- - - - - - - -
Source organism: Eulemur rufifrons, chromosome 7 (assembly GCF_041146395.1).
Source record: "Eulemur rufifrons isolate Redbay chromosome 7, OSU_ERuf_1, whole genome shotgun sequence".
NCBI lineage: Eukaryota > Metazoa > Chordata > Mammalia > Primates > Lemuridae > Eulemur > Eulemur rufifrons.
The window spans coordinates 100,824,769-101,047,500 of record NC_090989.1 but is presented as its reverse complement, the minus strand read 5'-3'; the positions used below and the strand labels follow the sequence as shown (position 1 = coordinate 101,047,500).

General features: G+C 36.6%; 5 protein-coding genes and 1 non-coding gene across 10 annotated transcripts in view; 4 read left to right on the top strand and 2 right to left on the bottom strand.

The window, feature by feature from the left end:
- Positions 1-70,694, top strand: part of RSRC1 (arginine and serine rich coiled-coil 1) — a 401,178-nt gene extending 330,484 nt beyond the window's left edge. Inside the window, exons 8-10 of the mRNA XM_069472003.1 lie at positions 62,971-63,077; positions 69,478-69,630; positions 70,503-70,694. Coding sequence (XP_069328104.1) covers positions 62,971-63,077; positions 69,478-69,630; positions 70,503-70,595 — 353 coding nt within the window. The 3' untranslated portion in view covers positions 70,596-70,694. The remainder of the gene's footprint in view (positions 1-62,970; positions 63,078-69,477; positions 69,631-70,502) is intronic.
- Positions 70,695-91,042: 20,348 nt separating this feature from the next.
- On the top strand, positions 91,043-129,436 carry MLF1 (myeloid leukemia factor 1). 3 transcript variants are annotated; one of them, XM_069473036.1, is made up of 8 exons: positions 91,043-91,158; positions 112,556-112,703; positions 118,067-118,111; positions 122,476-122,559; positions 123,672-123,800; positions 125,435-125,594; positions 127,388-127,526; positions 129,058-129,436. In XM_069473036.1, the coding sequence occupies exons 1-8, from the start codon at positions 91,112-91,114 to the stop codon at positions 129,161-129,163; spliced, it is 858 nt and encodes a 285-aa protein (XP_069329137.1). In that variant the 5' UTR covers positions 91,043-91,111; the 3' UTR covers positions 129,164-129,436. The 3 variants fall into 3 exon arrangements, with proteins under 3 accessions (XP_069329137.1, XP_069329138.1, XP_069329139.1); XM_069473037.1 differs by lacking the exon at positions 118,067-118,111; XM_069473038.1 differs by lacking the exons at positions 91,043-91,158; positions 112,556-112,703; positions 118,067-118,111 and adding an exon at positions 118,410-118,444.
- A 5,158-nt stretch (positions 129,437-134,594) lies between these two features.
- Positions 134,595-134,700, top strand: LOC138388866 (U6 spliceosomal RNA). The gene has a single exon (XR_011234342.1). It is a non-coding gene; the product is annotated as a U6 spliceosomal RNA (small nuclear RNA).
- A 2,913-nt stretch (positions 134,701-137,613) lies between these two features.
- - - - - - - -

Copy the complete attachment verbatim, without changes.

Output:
Source organism: Eulemur rufifrons, chromosome 7 (assembly GCF_041146395.1).
Source record: "Eulemur rufifrons isolate Redbay chromosome 7, OSU_ERuf_1, whole genome shotgun sequence".
NCBI lineage: Eukaryota > Metazoa > Chordata > Mammalia > Primates > Lemuridae > Eulemur > Eulemur rufifrons.
The window spans coordinates 100,824,769-101,047,500 of record NC_090989.1 but is presented as its reverse complement, the minus strand read 5'-3'; the positions used below and the strand labels follow the sequence as shown (position 1 = coordinate 101,047,500).

General features: G+C 36.6%; 5 protein-coding genes and 1 non-coding gene across 10 annotated transcripts in view; 4 read left to right on the top strand and 2 right to left on the bottom strand.

The window, feature by feature from the left end:
- Positions 1-70,694, top strand: part of RSRC1 (arginine and serine rich coiled-coil 1) — a 401,178-nt gene extending 330,484 nt beyond the window's left edge. Inside the window, exons 8-10 of the mRNA XM_069472003.1 lie at positions 62,971-63,077; positions 69,478-69,630; positions 70,503-70,694. Coding sequence (XP_069328104.1) covers positions 62,971-63,077; positions 69,478-69,630; positions 70,503-70,595 — 353 coding nt within the window. The 3' untranslated portion in view covers positions 70,596-70,694. The remainder of the gene's footprint in view (positions 1-62,970; positions 63,078-69,477; positions 69,631-70,502) is intronic.
- Positions 70,695-91,042: 20,348 nt separating this feature from the next.
- On the top strand, positions 91,043-129,436 carry MLF1 (myeloid leukemia factor 1). 3 transcript variants are annotated; one of them, XM_069473036.1, is made up of 8 exons: positions 91,043-91,158; positions 112,556-112,703; positions 118,067-118,111; positions 122,476-122,559; positions 123,672-123,800; positions 125,435-125,594; positions 127,388-127,526; positions 129,058-129,436. In XM_069473036.1, the coding sequence occupies exons 1-8, from the start codon at positions 91,112-91,114 to the stop codon at positions 129,161-129,163; spliced, it is 858 nt and encodes a 285-aa protein (XP_069329137.1). In that variant the 5' UTR covers positions 91,043-91,111; the 3' UTR covers positions 129,164-129,436. The 3 variants fall into 3 exon arrangements, with proteins under 3 accessions (XP_069329137.1, XP_069329138.1, XP_069329139.1); XM_069473037.1 differs by lacking the exon at positions 118,067-118,111; XM_069473038.1 differs by lacking the exons at positions 91,043-91,158; positions 112,556-112,703; positions 118,067-118,111 and adding an exon at positions 118,410-118,444.
- A 5,158-nt stretch (positions 129,437-134,594) lies between these two features.
- Positions 134,595-134,700, top strand: LOC138388866 (U6 spliceosomal RNA). The gene has a single exon (XR_011234342.1). It is a non-coding gene; the product is annotated as a U6 spliceosomal RNA (small nuclear RNA).
- A 2,913-nt stretch (positions 134,701-137,613) lies between these two features.